CHAMPS identifies and analyzes specific causes of death using minimally invasive tissue sampling, histopathology, molecular and microbiologic diagnostics, clinical data abstraction and verbal autopsies. Over the three-year study period, timely, open access to data and expert analysis will be available to local and global health programs, policymakers and practioners to evaluate and guide existing HIV programs, while informing service delivery to underserved communities.

More from CHAMPS network leadership in participating countries


“Mozambique has made remarkable progress in the battle against HIV, as the prevalence rate has decreased from 16.2% in 2009 to 11.5% in 2019. Nonetheless, the limited availability of health care and the stigma associated with HIV still pose significant challenges for the country. Our study’s launch in Mozambique demonstrates our unwavering commitment to evidence-based health care strategies. By utilizing state-of-the-art laboratory facilities and fostering collaborative partnerships, we are well positioned to generate essential insights into the factors contributing to mortality among adults living with HIV. This will help drive progress toward more effective interventions and improved health outcomes.”

– Inacio Mandomando, CHAMPS Mozambique co-director

Sierra Leone

“Recently, we have seen a disproportionately high prevalence of HIV (24%) among adult deaths in Sierra Leone, despite the current prevalence among living adults being estimated at 1.7%. The study to be conducted in Sierra Leone is a significant step in our collective efforts to better address a possible ‘hidden HIV epidemic’ in the country, as well as tackle the complex challenges faced by individuals living with HIV. With the help of rigorous data collection and analysis and existing strong partnerships established across the CHAMPS Sierra Leone platform, we aim to identify factors associated with advanced HIV disease, further explore the root causes of HIV mortality and co-create targeted interventions for saving lives and promoting health equity.”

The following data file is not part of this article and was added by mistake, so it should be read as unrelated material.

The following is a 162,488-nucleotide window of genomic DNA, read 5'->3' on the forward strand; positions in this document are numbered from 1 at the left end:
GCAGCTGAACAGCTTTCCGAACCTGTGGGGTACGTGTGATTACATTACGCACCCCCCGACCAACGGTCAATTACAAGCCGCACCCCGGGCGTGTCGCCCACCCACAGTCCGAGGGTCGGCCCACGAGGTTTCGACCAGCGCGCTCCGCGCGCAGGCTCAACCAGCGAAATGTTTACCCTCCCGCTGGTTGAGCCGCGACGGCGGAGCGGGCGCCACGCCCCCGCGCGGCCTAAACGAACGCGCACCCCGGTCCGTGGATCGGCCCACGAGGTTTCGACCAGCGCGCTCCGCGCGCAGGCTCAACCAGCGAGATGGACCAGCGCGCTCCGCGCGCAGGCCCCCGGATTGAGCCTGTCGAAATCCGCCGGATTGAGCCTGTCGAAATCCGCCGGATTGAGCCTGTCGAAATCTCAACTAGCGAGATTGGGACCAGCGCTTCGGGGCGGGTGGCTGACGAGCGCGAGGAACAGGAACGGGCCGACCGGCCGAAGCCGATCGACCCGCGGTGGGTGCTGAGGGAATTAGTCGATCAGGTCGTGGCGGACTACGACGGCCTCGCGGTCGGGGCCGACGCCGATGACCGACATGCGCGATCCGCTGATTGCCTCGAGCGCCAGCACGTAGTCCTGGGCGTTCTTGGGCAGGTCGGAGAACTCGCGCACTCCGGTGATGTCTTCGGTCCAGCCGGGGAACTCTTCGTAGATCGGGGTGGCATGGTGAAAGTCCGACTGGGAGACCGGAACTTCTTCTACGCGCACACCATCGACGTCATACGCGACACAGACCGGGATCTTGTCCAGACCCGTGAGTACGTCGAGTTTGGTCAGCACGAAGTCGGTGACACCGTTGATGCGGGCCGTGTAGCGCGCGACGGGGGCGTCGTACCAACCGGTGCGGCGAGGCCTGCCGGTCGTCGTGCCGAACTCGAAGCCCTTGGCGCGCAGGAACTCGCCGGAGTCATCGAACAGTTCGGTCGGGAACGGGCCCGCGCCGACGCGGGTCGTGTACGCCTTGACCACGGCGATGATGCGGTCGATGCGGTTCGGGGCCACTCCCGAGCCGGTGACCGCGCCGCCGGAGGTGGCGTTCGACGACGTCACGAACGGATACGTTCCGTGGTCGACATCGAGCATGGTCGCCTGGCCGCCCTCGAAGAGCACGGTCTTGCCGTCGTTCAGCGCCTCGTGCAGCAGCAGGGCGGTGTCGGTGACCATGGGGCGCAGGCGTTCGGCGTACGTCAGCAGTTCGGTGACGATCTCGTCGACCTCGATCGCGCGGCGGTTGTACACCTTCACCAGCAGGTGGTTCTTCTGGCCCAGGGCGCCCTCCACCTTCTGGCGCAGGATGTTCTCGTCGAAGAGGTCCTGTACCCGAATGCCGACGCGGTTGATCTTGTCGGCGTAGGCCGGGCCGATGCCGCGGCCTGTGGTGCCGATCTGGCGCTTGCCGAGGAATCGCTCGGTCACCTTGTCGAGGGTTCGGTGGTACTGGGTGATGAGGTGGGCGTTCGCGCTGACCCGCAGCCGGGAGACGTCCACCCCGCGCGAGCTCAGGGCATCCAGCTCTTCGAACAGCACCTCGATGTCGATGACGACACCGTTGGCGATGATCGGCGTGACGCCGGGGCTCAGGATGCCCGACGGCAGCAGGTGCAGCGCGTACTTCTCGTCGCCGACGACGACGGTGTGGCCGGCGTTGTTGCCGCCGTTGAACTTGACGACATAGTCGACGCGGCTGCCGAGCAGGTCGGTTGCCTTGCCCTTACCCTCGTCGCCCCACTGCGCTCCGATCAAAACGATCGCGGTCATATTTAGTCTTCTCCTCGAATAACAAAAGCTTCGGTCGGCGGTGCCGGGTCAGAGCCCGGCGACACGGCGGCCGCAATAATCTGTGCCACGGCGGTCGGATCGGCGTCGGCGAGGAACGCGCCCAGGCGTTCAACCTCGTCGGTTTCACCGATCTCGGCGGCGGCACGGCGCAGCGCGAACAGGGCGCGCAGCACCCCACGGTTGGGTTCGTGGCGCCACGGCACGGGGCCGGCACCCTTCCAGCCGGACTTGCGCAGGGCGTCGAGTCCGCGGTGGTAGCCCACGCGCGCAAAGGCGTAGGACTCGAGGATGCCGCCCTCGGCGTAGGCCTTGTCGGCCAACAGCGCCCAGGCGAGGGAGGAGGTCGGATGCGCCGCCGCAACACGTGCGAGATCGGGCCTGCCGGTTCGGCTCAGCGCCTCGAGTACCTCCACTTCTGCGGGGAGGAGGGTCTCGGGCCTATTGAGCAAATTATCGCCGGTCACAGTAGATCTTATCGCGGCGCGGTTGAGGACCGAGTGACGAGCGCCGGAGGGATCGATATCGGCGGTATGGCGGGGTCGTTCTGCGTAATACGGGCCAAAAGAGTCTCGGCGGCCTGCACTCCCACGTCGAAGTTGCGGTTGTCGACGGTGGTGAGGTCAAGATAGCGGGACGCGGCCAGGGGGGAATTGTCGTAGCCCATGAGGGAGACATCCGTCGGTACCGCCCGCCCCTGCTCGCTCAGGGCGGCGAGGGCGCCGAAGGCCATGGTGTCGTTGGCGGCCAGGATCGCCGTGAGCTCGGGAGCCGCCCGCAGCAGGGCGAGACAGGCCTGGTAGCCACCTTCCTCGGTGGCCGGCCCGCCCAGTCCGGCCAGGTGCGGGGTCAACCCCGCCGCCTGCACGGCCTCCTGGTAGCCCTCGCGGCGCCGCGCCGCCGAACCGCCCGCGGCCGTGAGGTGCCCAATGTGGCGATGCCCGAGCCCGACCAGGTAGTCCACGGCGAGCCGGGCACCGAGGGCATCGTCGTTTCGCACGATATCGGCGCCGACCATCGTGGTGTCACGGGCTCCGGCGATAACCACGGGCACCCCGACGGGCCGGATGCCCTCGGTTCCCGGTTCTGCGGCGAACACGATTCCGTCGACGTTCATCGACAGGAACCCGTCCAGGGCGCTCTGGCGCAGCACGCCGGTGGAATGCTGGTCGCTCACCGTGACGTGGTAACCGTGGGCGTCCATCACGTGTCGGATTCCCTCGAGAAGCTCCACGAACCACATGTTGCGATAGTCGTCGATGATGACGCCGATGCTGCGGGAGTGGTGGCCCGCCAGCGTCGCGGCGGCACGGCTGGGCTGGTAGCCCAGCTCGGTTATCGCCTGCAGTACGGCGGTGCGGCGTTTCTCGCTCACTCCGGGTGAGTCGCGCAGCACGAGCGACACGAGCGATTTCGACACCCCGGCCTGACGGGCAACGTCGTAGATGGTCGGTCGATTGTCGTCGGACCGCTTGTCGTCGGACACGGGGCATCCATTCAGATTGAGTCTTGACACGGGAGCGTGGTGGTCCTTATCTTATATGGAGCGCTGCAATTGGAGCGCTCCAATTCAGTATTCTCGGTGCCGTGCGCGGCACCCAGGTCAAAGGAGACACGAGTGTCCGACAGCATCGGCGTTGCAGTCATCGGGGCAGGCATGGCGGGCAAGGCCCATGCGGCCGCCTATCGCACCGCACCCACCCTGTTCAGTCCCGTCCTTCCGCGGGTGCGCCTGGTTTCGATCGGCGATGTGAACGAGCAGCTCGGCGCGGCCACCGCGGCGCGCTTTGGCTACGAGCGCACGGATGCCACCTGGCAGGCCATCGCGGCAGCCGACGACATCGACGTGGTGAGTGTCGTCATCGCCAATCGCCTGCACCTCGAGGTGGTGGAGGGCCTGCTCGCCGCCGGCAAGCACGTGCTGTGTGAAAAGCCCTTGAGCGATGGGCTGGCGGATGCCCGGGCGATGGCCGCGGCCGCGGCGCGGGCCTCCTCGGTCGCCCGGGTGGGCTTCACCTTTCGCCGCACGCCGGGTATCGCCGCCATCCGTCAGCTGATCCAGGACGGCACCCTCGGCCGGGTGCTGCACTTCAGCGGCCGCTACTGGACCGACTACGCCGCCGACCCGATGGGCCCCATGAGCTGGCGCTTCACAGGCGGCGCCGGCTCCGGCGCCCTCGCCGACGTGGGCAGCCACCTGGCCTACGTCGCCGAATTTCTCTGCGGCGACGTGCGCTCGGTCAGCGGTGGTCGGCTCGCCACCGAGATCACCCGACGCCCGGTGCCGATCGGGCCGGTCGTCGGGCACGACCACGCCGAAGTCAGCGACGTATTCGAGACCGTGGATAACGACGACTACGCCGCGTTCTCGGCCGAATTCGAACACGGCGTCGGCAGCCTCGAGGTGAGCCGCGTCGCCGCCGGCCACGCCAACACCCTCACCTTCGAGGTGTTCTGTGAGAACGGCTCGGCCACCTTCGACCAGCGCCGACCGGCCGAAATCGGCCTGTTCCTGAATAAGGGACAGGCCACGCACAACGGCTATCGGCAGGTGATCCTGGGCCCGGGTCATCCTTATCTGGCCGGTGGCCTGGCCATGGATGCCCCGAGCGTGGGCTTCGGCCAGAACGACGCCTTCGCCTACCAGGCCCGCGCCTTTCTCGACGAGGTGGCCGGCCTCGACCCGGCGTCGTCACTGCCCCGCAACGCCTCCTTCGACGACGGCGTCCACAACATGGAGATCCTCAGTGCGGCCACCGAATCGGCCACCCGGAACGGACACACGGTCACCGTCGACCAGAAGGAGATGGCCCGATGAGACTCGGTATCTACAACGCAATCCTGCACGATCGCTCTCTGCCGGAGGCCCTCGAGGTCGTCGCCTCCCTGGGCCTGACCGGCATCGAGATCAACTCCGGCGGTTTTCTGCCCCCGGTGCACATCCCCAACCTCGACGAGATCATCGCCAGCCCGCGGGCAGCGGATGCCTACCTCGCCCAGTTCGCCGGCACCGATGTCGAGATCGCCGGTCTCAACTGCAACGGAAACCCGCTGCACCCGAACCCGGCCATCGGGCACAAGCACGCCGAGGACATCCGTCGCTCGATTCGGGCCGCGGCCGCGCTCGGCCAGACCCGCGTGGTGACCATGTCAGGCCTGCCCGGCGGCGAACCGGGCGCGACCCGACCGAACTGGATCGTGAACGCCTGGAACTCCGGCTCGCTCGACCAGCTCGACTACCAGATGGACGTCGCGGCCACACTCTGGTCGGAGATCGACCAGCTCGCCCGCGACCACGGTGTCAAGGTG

– Ikechukwu (Ike) Ogbuanu, CHAMPS Sierra Leone site director

South Africa

With a national HIV prevalence rate of 19.6% among adults aged 15-49, South Africa has the highest absolute number of people living with HIV in the world, totaling 8.45 million in 2022.

“This study in South Africa represents a significant opportunity for advancement in comprehending and tackling the challenges encountered by adults living with HIV. Through granular investigation of the causes of death in persons who were living with HIV in the era of antiretroviral therapy, the insights from the study can be instrumental for informing what additional interventions are required to address the ongoing disproportionately higher incidence and mortality rate in this population.”

– Ziyaad Dangor, CHAMPS South Africa co-director

The CHAMPS program office is located at Emory Global Health Institute and led by Cynthia Whitney, CHAMPS principal investigator and executive director. Learn more about the CHAMPS network and leadership.